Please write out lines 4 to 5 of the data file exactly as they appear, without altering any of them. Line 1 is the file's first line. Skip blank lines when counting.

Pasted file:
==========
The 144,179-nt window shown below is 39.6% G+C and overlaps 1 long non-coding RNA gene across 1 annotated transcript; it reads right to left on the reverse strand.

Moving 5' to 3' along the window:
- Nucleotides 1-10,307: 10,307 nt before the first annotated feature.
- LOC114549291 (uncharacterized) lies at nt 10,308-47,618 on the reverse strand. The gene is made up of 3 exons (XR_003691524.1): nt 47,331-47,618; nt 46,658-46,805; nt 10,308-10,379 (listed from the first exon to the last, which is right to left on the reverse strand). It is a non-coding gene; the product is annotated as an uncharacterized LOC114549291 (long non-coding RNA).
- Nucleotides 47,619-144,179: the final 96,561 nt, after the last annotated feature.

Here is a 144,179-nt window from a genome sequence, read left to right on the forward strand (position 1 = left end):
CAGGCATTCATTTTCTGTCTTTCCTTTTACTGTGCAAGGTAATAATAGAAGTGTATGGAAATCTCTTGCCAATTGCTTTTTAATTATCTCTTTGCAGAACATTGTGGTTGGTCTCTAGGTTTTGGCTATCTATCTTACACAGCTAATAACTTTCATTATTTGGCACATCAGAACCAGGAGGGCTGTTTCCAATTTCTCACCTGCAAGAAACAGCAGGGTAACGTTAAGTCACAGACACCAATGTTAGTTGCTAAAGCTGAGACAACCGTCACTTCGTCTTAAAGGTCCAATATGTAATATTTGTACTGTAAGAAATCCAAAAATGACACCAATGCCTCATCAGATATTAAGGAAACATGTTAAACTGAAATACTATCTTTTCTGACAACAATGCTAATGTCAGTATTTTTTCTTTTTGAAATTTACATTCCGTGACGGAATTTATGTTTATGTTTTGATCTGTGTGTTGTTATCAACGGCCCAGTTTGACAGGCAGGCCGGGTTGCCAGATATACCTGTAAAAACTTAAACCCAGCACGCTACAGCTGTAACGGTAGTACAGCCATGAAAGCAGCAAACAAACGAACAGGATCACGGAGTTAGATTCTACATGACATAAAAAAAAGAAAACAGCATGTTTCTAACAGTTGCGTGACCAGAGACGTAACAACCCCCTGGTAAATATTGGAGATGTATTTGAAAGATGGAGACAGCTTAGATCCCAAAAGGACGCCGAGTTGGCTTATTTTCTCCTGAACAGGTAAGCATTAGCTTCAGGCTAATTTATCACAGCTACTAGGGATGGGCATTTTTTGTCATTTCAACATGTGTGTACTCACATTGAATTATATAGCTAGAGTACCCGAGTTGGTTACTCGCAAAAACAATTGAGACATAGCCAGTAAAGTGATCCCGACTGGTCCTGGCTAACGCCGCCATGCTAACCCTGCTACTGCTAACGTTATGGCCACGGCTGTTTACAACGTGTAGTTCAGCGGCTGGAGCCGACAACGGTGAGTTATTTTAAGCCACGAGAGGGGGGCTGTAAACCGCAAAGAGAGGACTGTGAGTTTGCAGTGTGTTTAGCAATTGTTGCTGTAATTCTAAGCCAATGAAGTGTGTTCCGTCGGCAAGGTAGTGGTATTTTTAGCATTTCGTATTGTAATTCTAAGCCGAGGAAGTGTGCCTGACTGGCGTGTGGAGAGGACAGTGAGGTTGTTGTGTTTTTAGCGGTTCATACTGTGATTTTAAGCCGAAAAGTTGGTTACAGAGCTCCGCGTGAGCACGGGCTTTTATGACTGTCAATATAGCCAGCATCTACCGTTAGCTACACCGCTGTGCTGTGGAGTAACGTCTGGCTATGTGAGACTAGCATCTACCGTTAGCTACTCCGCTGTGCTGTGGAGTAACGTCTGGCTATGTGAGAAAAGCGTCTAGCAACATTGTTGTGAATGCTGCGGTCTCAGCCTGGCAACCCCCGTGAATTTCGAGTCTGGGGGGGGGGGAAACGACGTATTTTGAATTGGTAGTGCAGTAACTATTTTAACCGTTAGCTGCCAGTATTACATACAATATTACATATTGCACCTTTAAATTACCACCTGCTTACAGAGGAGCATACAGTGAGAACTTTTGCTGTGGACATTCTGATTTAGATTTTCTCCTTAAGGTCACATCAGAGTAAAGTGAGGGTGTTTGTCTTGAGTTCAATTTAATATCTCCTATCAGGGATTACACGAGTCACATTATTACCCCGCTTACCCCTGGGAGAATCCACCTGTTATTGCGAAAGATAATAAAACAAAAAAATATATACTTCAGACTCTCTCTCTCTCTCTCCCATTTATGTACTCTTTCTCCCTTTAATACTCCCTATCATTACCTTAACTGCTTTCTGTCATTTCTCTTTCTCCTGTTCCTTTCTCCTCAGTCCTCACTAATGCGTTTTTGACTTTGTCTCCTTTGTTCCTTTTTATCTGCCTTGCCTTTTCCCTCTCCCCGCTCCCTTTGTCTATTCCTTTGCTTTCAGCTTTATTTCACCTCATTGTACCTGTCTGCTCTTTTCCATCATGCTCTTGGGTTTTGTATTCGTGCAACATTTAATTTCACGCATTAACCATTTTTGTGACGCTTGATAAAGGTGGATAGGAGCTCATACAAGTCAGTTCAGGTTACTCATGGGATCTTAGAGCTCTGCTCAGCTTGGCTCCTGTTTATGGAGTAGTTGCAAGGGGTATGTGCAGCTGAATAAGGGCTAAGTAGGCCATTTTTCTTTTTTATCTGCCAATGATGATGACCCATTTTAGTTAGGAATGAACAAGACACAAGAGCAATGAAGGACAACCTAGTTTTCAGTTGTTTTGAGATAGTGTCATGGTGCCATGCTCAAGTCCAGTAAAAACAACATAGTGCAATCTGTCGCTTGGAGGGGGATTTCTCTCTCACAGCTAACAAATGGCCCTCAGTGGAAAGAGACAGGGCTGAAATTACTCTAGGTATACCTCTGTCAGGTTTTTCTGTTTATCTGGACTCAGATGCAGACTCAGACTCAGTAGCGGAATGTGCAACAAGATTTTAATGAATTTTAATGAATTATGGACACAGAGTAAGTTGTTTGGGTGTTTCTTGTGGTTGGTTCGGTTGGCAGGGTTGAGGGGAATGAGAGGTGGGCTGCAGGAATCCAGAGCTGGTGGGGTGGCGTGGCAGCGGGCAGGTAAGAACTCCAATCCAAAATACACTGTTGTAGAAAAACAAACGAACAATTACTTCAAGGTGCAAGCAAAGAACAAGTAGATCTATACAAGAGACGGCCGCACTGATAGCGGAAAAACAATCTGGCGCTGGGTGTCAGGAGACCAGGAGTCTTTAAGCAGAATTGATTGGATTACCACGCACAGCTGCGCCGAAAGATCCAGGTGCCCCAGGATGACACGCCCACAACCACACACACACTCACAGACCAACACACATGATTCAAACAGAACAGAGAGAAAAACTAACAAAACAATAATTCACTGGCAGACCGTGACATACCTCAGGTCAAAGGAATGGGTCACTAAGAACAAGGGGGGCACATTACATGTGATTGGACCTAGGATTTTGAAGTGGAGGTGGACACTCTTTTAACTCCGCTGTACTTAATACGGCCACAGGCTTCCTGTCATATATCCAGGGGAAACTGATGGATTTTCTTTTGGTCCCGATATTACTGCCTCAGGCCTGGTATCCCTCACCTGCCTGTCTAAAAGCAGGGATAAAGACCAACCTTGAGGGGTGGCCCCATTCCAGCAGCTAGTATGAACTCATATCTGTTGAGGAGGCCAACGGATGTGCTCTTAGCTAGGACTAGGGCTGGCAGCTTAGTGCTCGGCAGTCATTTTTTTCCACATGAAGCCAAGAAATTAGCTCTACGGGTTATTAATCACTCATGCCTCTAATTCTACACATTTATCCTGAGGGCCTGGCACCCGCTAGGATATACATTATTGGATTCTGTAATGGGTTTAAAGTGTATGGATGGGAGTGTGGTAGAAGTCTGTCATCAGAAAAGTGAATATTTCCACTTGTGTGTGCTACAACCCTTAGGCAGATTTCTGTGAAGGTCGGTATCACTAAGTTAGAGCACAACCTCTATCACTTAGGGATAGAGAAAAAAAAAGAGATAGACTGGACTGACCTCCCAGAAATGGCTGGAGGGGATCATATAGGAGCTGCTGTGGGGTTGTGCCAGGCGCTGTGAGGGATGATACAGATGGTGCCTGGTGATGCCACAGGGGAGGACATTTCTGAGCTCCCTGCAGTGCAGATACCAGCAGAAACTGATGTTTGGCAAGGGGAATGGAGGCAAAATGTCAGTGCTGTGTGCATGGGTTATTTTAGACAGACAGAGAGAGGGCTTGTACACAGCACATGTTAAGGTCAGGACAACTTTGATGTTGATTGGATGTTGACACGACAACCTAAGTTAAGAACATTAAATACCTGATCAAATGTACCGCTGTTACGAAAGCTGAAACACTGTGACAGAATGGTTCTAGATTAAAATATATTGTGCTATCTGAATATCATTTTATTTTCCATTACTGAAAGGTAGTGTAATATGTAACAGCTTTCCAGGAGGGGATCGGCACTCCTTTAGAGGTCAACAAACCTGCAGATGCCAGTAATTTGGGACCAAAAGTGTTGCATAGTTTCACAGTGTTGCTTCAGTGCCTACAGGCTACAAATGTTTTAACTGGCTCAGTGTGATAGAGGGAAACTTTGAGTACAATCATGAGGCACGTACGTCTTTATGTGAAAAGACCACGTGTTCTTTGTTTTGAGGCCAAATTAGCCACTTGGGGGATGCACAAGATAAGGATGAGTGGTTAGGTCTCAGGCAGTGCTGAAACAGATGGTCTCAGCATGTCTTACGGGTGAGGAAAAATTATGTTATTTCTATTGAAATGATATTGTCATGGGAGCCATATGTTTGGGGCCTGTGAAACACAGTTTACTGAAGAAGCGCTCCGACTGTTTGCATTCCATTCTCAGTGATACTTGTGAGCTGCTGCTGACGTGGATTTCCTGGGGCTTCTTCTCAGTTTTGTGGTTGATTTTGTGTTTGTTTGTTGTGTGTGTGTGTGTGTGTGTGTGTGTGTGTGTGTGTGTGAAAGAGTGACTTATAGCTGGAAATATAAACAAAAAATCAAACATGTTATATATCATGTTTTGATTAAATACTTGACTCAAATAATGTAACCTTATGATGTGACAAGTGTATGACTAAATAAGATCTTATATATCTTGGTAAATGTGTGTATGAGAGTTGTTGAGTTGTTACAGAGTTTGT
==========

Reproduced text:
- LOC114549291 (uncharacterized) lies at nt 10,308-47,618 on the reverse strand. The gene is made up of 3 exons (XR_003691524.1): nt 47,331-47,618; nt 46,658-46,805; nt 10,308-10,379 (listed from the first exon to the last, which is right to left on the reverse strand). It is a non-coding gene; the product is annotated as an uncharacterized LOC114549291 (long non-coding RNA).
- Nucleotides 47,619-144,179: the final 96,561 nt, after the last annotated feature.